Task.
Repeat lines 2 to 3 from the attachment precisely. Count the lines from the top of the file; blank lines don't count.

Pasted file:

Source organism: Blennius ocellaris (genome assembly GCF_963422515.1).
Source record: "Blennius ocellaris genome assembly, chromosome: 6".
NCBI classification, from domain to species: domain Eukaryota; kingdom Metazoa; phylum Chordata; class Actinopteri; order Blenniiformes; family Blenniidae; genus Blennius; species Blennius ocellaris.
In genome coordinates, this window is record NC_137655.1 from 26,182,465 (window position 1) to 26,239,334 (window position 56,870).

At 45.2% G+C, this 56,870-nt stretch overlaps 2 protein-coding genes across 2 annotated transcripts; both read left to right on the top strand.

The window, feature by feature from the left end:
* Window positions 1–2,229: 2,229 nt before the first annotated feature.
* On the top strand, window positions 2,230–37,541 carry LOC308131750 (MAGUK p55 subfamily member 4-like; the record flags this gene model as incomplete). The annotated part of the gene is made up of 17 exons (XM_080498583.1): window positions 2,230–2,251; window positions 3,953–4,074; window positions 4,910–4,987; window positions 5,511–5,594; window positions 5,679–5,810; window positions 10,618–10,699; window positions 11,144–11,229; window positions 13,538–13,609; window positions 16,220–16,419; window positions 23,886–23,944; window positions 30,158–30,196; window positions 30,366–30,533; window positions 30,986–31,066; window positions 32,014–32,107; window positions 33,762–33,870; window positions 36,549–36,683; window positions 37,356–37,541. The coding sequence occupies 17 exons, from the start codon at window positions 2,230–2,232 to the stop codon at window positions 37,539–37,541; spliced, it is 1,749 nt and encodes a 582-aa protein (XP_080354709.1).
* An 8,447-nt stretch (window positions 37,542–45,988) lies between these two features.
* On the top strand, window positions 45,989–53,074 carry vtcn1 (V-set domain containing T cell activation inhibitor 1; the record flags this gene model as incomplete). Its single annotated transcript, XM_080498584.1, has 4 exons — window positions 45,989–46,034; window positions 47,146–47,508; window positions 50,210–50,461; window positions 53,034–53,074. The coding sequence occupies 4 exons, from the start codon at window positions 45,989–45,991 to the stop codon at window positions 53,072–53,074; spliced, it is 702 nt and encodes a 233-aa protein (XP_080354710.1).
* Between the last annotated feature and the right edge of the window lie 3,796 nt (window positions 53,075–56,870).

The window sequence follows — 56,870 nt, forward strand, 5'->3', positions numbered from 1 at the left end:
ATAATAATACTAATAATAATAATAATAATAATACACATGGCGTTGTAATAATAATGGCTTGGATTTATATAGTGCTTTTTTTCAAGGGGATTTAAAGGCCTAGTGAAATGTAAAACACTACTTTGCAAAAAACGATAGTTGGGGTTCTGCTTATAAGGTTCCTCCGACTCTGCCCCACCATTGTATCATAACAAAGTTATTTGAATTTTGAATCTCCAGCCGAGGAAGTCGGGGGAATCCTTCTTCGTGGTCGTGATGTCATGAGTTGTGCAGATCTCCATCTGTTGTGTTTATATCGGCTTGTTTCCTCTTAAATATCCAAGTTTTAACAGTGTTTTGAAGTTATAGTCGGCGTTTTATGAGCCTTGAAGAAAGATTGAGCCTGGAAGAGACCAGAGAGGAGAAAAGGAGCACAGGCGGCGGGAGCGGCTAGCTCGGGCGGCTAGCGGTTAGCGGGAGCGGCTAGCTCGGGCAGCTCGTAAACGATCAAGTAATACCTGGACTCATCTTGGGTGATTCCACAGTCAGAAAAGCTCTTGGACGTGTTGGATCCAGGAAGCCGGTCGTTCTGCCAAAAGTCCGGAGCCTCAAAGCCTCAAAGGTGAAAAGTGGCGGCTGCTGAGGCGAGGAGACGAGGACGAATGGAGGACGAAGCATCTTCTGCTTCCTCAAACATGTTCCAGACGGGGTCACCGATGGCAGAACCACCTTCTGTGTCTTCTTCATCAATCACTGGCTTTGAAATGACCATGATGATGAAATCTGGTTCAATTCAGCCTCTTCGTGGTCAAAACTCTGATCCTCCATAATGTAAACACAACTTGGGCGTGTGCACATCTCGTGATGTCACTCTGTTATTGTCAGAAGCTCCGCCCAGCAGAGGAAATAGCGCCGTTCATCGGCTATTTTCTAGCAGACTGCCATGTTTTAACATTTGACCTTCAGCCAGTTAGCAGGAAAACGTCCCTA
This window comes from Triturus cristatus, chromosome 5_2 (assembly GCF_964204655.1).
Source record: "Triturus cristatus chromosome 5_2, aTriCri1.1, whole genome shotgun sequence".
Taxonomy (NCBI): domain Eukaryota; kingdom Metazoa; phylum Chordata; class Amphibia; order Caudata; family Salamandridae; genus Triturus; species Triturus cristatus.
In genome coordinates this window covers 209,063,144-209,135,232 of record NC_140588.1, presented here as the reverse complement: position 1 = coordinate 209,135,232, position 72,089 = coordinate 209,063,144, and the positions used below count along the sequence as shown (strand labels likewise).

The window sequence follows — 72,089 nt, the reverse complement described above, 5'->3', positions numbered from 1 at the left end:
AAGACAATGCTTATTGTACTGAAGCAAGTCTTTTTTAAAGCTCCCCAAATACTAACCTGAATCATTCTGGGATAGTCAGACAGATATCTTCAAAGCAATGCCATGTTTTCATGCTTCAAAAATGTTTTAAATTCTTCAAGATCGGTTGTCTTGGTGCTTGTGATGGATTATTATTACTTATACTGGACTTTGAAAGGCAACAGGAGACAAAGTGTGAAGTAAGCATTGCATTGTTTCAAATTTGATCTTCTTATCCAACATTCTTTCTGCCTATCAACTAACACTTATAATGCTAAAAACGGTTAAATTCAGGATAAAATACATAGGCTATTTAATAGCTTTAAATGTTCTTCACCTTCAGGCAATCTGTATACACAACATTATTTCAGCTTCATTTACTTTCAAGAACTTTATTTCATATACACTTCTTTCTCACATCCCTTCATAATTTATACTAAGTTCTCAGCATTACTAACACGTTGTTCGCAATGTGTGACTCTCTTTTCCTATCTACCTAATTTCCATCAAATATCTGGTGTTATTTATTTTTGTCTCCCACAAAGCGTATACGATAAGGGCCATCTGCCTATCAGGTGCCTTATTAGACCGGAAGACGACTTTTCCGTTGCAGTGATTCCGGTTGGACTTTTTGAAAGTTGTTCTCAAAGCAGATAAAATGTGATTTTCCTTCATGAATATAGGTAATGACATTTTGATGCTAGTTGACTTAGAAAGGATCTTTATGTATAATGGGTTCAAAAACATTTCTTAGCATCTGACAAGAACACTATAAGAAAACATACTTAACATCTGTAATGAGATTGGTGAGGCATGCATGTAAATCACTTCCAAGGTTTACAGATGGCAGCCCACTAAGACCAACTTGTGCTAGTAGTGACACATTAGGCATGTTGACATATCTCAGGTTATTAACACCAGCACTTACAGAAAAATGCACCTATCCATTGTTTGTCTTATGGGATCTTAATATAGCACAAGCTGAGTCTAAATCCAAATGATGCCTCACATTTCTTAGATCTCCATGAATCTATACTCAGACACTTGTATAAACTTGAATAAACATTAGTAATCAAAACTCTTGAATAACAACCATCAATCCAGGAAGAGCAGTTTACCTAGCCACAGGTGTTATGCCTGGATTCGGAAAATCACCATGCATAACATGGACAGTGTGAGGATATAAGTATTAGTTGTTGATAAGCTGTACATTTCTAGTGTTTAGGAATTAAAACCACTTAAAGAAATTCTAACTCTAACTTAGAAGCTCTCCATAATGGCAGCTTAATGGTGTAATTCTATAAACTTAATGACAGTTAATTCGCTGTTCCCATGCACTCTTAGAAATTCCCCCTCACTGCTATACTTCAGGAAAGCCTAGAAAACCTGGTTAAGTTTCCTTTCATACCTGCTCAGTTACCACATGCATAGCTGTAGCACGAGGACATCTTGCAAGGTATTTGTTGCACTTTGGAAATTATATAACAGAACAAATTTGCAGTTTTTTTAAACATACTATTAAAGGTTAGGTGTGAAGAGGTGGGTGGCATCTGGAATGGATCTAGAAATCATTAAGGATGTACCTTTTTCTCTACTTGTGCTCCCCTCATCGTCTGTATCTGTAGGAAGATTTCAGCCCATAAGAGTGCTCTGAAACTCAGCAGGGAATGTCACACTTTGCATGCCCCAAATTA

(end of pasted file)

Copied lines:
Source record: "Blennius ocellaris genome assembly, chromosome: 6".
NCBI classification, from domain to species: domain Eukaryota; kingdom Metazoa; phylum Chordata; class Actinopteri; order Blenniiformes; family Blenniidae; genus Blennius; species Blennius ocellaris.